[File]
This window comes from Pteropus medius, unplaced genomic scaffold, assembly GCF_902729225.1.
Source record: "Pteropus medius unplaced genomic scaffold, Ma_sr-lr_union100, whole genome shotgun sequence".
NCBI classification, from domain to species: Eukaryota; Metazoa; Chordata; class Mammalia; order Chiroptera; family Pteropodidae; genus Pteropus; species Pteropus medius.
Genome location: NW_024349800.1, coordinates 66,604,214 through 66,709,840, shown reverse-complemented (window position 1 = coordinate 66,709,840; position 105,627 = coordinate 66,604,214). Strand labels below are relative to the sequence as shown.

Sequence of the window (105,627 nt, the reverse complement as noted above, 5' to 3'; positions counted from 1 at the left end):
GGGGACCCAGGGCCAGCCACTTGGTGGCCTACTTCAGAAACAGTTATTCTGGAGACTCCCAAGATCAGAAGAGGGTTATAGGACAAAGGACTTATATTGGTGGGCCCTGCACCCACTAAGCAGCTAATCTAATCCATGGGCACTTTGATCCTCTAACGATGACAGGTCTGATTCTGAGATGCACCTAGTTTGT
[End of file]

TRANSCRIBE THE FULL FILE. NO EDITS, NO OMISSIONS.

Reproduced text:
This window comes from Pteropus medius, unplaced genomic scaffold, assembly GCF_902729225.1.
Source record: "Pteropus medius unplaced genomic scaffold, Ma_sr-lr_union100, whole genome shotgun sequence".
NCBI classification, from domain to species: Eukaryota; Metazoa; Chordata; class Mammalia; order Chiroptera; family Pteropodidae; genus Pteropus; species Pteropus medius.
Genome location: NW_024349800.1, coordinates 66,604,214 through 66,709,840, shown reverse-complemented (window position 1 = coordinate 66,709,840; position 105,627 = coordinate 66,604,214). Strand labels below are relative to the sequence as shown.

Sequence of the window (105,627 nt, the reverse complement as noted above, 5' to 3'; positions counted from 1 at the left end):
GGGGACCCAGGGCCAGCCACTTGGTGGCCTACTTCAGAAACAGTTATTCTGGAGACTCCCAAGATCAGAAGAGGGTTATAGGACAAAGGACTTATATTGGTGGGCCCTGCACCCACTAAGCAGCTAATCTAATCCATGGGCACTTTGATCCTCTAACGATGACAGGTCTGATTCTGAGATGCACCTAGTTTGT